Archives For The Cult

Top Story: On Saturday, I wrote about the impending enaction of a bill in Tennessee that could require schools to “teach the controversy” of evolution and global warming. Opposed by the ACLU, the American Association for the Advancement of Science, the American Institute of Biological Sciences, and the Tennessee Science Teachers Association, it nonetheless was allowed to become law without the governor’s signature on Tuesday.

http://controversy.wearscience.com/

http://controversy.wearscience.com/

“Republican Gov. Bill Haslam allowed the controversial measure to become law without his signature and, in a statement, expressed misgivings about it. Nevertheless, he ignored pleas from educators, parents and civil libertarians to veto the bill. The law does not require the teaching of alternatives to scientific theories of evolution, climate change and “the chemical origins of life.” Instead, it aims to prevent school administrators from reining in teachers who expound on alternative hypotheses to those topics. The measure’s primary sponsor, Republican state Sen. Bo Watson, said it was meant to give teachers the clarity and security to discuss alternative ideas to evolution and climate change that students may have picked up at home and want to explore in class.”

Doesn’t require teaching alternatives? Lets go to the actual language.

“The state board of education, public elementary and secondary school governing authorities, directors of schools, school system administrators, and public elementary and secondary school principals and administrators shall endeavor to create an environment within public elementary and secondary schools that encourages students to explore scientific questions, learn about scientific evidence, develop critical thinking skills, and respond appropriately and respectfully to differences of opinion about controversial issues.” [...] The state board of education, public elementary and secondary school governing authorities, directors of schools, school system administrators, and public elementary and secondary school principals and administrators shall endeavor to assist teachers to find effective ways to present the science curriculum as it addresses scientific controversies.  Toward this end, teachers shall be permitted to help students understand, analyze, critique, and review in an objective manner the scientific strengths and scientific weaknesses of existing scientific theories covered in the course being taught.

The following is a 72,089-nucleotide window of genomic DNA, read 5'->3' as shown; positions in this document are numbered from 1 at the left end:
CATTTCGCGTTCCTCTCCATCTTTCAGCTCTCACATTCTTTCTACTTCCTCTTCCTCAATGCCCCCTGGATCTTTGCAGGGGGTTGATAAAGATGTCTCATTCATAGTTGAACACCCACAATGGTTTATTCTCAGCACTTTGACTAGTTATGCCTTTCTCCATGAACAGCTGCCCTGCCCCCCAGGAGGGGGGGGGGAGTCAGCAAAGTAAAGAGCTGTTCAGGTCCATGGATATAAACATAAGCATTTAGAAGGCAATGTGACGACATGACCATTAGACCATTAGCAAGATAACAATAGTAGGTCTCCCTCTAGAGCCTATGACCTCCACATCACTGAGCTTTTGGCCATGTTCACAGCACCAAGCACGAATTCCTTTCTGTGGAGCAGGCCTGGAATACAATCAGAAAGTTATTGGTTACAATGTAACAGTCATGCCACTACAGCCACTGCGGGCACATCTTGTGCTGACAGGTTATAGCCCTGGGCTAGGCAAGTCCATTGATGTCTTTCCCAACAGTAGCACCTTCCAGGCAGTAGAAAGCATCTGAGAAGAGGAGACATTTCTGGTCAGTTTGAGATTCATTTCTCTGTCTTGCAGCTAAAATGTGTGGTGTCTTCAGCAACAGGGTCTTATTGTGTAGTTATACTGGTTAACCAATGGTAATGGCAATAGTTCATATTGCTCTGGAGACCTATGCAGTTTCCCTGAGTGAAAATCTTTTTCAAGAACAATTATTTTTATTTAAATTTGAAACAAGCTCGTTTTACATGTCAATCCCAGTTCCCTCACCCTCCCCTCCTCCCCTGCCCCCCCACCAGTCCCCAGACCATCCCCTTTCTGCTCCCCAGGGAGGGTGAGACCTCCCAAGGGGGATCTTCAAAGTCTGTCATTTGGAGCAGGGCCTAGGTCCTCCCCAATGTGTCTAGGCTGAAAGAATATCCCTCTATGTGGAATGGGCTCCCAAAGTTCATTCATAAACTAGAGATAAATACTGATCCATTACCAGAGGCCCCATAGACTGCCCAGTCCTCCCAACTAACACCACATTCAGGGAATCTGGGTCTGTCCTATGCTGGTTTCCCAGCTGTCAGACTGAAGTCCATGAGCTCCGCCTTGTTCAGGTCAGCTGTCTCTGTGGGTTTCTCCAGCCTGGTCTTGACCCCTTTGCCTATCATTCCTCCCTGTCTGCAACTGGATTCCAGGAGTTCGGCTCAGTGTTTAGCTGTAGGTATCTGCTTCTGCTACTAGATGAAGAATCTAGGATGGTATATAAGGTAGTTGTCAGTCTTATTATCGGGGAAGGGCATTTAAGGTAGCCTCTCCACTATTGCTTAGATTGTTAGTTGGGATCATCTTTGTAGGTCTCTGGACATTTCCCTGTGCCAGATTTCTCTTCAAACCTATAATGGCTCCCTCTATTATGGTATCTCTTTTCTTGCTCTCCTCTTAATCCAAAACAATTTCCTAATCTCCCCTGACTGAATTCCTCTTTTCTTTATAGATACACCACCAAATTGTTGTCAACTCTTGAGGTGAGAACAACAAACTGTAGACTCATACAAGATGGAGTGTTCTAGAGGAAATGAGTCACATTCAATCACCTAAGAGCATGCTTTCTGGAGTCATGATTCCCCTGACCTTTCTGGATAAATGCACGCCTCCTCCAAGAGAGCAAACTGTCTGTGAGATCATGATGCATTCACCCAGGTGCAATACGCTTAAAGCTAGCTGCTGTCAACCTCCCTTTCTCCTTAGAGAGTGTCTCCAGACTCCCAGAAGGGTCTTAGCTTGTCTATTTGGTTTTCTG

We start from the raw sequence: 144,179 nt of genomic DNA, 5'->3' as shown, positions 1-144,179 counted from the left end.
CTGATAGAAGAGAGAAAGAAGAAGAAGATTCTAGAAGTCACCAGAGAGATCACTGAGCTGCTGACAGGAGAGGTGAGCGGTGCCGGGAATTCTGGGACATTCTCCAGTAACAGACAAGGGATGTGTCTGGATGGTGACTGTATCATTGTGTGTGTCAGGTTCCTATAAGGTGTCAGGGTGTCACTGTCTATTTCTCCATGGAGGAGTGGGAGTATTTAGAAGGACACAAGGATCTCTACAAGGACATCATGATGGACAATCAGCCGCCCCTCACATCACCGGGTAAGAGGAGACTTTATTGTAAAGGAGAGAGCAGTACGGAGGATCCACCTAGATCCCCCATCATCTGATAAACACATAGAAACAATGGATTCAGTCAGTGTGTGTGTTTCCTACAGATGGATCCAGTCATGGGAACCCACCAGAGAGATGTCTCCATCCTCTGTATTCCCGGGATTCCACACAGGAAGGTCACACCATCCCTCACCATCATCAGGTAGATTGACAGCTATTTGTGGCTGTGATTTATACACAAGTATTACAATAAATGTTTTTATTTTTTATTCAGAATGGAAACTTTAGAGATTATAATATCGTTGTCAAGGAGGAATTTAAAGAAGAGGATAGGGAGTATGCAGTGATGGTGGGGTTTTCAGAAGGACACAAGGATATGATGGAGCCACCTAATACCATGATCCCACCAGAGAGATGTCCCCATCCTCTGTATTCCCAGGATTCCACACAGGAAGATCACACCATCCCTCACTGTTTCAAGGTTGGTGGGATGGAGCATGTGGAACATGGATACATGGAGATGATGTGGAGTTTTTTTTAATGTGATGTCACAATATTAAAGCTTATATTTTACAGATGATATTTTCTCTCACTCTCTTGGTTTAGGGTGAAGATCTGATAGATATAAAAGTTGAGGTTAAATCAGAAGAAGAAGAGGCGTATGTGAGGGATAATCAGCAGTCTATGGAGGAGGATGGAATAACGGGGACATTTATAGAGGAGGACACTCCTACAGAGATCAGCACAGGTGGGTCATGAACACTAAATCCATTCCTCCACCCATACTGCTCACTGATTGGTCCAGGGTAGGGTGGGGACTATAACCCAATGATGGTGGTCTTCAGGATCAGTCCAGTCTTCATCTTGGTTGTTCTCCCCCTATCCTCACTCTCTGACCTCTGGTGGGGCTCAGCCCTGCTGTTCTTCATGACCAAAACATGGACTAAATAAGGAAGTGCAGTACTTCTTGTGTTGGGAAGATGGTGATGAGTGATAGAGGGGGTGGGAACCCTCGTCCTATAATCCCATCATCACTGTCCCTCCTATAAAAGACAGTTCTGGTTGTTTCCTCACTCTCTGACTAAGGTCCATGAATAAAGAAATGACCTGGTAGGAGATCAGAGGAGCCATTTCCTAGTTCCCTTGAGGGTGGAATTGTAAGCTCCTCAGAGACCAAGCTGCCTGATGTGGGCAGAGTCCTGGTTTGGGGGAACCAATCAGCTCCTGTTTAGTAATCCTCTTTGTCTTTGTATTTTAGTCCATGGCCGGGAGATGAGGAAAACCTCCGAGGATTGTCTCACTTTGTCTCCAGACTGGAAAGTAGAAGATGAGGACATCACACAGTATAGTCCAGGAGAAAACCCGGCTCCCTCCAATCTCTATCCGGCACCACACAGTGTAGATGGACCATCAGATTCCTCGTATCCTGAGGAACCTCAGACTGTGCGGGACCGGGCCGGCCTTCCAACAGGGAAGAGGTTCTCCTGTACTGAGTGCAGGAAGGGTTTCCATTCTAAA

I guess a lot hinges on the scope of “shall endeavor to,” and what qualifies as a “scientific controversy.” David Fowler, President of the Family Action Council of Tennessee, believes it will allow the teaching of Intelligent Design in science classes. Wesley H. Roberts, a high school biology teacher in Tennessee, says it will harm students going to college and taking Advanced Placement exams. How this “teach the controversy” law will actually affect curriculum decisions in Tennessee schools is a very open question, and will no doubt depend on how each school district interprets the language of the law. At best, it provides cover to rogue science teachers who want to insert non-scientific ideas into science classes, at worst, it will force teachers to add “controversial” theories to their curriculum.

As I said when I initially wrote about this proposed law, it’s doubly bad for followers of Pagan, indigenous, and earth-centered religions. It could very well insert explicitly Christian notions of creation and the origins of life into science classes, exposing non-Christian children to misinformation on the government’s dime, in addition to undermining basic knowledge of increasingly dire issues like global warming. I can only imagine that legal challenges are being prepared as we speak, I’ll keep you updated on this story as it progresses.

In Other News:

That’s all I have for now, have a great day!